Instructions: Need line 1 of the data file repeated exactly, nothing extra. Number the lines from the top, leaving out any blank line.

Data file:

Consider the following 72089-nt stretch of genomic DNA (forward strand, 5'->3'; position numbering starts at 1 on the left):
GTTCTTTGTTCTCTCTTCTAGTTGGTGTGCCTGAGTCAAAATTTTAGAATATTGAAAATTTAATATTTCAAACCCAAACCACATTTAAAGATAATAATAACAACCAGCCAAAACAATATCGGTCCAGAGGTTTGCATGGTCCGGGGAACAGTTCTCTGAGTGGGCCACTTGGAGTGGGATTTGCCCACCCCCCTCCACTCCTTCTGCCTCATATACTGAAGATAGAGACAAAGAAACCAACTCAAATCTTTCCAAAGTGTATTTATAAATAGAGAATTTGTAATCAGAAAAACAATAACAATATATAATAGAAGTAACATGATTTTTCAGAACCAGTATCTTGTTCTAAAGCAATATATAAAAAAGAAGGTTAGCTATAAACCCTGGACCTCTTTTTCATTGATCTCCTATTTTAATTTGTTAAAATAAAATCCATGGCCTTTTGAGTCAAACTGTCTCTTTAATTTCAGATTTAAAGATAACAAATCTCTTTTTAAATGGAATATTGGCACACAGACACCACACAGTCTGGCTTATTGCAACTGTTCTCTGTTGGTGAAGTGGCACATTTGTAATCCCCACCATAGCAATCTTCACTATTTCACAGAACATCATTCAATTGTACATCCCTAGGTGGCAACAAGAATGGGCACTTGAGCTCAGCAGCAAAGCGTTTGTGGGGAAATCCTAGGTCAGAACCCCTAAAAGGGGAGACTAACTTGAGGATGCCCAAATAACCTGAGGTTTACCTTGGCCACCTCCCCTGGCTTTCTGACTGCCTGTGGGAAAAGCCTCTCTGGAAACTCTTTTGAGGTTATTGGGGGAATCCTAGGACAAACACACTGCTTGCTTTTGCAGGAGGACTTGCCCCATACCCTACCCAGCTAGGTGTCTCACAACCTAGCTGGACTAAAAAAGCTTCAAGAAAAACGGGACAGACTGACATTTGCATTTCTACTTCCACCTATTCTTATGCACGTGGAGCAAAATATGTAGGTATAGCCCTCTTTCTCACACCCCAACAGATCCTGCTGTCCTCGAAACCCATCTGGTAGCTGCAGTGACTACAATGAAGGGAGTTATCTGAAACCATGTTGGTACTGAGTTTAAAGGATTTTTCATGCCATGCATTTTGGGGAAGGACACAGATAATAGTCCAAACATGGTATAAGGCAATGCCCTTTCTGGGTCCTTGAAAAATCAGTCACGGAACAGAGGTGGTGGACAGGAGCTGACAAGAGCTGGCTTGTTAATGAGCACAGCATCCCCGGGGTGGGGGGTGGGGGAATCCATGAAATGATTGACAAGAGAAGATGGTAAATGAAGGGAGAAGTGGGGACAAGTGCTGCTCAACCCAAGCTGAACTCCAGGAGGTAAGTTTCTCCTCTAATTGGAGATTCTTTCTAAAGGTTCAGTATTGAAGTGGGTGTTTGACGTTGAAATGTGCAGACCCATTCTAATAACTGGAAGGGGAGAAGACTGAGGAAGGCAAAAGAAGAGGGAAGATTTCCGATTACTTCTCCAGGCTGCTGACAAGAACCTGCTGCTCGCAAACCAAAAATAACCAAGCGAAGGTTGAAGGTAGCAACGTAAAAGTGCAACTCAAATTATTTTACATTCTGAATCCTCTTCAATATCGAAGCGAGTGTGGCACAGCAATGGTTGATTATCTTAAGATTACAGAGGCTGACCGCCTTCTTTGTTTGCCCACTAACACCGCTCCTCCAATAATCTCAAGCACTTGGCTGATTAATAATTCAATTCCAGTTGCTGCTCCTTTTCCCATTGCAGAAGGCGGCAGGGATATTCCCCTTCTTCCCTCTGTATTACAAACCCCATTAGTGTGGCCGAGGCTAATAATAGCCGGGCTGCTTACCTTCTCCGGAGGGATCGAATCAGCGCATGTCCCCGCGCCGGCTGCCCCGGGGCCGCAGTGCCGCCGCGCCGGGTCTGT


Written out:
Consider the following 72089-nt stretch of genomic DNA (forward strand, 5'->3'; position numbering starts at 1 on the left):